We need to think slowly in order to arrive at new awarenesses of ourselves and the world around us. If we are to challenge our assumptions and our prejudices, we need to move our ideas into our consciousness. This takes time.
It was time for church, so our group disbanded and moved to the sanctuary. I was still thinking about the discussion. Throughout the church service, I continued thinking about the ways that slow thinking could change me and could change the world. (One of the gifts of my tumors to both Ann and me has been the gift of slowing down.)
When the scripture reader read from the beginning of Isaiah 11, I thought about the scripture’s connection to my society and my life:
You will delight in obeying YHWH [God],
And you won’t judge by appearances,
Or make decisions by hearsay.
You will treat poor people with fairness
And will uphold the rights of the land’s downtrodden….
Then the wolf will dwell with the lamb….
In the spirit of the wolf dwelling with the lamb, and in the spirit of making the impossible seem possible, our pastor Karla began her sermon with the story of a youtube video where a dog and an elk, who began their meeting confrontationally, began playing chase together.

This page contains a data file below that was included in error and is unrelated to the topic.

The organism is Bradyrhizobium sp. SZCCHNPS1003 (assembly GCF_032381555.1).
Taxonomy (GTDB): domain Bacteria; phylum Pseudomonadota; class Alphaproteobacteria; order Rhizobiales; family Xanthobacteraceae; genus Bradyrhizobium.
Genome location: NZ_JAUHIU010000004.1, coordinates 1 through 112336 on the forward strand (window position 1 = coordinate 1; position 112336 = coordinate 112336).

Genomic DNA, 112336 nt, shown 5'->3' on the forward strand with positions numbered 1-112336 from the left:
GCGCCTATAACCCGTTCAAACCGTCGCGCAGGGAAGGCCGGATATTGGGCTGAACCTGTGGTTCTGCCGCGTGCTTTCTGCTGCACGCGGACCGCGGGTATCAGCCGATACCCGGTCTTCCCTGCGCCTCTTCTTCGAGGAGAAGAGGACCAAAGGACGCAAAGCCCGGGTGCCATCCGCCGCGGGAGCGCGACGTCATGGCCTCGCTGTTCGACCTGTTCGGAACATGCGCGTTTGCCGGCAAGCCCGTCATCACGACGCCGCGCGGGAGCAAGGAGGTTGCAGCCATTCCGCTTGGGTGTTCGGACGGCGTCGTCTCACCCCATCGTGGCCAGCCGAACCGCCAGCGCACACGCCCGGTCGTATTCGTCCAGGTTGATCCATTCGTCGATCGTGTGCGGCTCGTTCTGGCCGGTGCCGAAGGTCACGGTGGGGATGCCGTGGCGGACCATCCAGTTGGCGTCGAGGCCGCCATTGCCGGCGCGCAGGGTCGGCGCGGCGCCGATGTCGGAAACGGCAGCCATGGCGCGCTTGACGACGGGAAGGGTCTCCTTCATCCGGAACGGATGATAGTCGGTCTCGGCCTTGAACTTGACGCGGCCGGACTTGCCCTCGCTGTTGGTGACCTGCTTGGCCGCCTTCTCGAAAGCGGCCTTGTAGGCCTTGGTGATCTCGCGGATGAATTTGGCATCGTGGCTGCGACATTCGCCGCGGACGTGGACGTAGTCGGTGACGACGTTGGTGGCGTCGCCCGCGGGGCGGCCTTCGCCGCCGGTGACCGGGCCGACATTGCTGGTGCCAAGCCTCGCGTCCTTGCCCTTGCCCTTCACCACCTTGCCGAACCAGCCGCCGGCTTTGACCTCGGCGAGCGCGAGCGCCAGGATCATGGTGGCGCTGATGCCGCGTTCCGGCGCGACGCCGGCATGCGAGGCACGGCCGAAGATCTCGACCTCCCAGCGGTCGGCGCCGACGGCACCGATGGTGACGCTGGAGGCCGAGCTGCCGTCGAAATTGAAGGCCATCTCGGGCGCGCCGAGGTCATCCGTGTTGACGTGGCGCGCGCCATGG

I thought, “Maybe it is possible…” and my thoughts drifted to all of the ways that the world could become more peaceful. I confess that I did not hear the rest of the sermon. I was unaware of time passing, and before I knew it Karla was stepping from the podium.
So this Sunday that began with me not wanting to stir from my cocoon metamorphosed into a day when I was grateful to be stirred.
After a tasty lunch of yam burritos while Ann, Cute Cousin Michael and I watched the beginning of the Seahawks game against the 49ers (the Seahawks would lose the later quarters, but this was the hopeful quarter), I pulled into another cocoon in front of our fire for my daily nap.
Having learned the lesson of the loveliness of the cocoon and the loveliness of emerging, I emerged again to meet our friends Pam and Allyson for dinner before going to the Seattle Men’s Chorus’s concert.
The four of us have been going to these concerts together since Cute Cousin Michael started singing in the chorus a few years ago. This was my favorite concert: it was sweet and sacred and funny. My favorite songs were “Silent Night,” when the whole chorus first sang and then signed the words in silence, and “Finally Here,” a lovely song by church musician Eric Helmeth honoring men loving men. Two men who had married this year introduced the song, sung in gratitude to the audience that had helped pass marriage equality in Washington State.
I know I’ve used “lovely” three times, but that’s just how the day was: Lovely.